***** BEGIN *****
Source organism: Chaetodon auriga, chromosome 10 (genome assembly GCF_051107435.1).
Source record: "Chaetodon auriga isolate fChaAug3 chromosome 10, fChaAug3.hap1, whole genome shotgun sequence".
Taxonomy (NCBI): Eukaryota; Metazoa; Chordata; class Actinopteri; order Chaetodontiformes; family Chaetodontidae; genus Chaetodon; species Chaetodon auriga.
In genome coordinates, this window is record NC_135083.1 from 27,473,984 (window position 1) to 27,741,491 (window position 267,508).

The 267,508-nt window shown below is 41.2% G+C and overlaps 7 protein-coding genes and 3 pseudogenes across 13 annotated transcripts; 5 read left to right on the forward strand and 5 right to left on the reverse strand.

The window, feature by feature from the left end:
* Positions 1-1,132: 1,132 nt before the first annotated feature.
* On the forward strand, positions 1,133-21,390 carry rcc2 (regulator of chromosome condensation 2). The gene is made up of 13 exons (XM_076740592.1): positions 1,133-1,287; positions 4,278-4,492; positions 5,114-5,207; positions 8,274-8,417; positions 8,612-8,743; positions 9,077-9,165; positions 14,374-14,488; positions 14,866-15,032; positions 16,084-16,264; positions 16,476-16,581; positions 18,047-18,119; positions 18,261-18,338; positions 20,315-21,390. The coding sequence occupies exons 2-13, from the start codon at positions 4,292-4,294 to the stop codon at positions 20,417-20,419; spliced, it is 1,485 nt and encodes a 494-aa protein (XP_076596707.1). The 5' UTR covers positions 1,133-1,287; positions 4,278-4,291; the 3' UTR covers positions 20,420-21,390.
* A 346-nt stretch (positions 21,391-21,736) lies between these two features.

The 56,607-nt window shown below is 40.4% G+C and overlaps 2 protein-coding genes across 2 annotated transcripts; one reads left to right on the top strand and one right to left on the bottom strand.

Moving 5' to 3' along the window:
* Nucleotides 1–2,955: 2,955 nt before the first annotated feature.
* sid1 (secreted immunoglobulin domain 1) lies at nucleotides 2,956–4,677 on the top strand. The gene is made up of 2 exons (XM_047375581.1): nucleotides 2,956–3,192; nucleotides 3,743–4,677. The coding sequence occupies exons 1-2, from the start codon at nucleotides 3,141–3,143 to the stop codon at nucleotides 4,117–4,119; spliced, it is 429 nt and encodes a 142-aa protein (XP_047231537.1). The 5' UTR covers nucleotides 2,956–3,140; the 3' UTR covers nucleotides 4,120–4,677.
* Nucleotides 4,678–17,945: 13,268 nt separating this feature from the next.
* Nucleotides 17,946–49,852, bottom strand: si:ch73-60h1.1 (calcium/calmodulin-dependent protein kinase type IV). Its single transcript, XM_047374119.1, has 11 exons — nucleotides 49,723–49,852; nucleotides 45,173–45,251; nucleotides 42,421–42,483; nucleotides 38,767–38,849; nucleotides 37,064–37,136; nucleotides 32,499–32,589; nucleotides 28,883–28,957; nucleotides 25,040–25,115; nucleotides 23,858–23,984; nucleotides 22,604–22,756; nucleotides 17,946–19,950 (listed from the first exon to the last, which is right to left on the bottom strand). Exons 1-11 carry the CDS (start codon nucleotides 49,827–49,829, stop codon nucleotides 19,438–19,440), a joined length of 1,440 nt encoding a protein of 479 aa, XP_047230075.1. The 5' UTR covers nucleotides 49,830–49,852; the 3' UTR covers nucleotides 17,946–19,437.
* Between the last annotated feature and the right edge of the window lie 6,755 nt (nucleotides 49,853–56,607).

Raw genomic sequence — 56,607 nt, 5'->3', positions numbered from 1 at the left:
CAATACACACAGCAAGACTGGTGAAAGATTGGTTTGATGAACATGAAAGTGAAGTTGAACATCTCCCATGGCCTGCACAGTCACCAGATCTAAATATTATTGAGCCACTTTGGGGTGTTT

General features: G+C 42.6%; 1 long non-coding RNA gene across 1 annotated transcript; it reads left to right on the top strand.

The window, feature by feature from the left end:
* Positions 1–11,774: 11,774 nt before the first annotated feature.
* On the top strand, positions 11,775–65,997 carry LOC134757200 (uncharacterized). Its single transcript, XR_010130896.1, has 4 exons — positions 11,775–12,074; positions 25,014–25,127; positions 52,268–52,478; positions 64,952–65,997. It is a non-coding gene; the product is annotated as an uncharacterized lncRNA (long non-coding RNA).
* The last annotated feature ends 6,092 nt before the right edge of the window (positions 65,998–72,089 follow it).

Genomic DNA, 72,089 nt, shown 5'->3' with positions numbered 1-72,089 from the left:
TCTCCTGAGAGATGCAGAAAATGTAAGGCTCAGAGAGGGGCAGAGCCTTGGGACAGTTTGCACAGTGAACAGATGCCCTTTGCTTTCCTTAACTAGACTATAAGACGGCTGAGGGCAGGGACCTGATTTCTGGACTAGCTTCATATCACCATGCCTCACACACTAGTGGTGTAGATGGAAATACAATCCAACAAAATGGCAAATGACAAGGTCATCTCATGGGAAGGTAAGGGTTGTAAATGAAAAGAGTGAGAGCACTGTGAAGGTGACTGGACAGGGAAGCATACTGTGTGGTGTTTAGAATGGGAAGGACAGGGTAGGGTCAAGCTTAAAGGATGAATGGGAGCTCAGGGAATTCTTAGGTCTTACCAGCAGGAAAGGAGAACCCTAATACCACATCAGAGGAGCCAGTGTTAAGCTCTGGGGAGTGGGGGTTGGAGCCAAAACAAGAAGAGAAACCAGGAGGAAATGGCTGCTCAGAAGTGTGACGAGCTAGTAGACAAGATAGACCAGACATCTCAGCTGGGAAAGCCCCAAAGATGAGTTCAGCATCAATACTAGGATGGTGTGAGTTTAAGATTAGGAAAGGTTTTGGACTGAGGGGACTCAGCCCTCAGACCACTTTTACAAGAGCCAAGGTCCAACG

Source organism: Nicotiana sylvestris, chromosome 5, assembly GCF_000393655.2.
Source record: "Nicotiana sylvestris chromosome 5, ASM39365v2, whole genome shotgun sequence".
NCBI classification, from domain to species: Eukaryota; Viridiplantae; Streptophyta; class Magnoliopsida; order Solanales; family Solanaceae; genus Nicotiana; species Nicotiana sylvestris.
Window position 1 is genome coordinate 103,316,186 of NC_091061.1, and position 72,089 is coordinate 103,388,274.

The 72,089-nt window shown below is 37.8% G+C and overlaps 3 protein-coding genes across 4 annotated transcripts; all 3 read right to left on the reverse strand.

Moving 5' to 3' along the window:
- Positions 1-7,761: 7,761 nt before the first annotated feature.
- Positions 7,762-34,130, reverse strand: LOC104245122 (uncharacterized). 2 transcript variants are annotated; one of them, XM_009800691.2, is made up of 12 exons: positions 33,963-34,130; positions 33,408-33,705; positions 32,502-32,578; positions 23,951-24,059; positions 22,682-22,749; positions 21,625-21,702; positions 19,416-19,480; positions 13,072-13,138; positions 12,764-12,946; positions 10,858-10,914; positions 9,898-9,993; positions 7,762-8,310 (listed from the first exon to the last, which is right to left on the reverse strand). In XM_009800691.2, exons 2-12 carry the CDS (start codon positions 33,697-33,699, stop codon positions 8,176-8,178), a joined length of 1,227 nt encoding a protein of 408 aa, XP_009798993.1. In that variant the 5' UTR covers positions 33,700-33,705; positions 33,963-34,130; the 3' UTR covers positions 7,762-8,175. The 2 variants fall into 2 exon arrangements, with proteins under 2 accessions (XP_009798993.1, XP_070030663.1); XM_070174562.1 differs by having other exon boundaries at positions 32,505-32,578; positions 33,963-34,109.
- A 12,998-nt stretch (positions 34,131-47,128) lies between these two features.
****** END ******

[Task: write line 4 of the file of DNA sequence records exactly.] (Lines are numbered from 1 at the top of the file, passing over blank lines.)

In genome coordinates, this window is record NC_135083.1 from 27,473,984 (window position 1) to 27,741,491 (window position 267,508).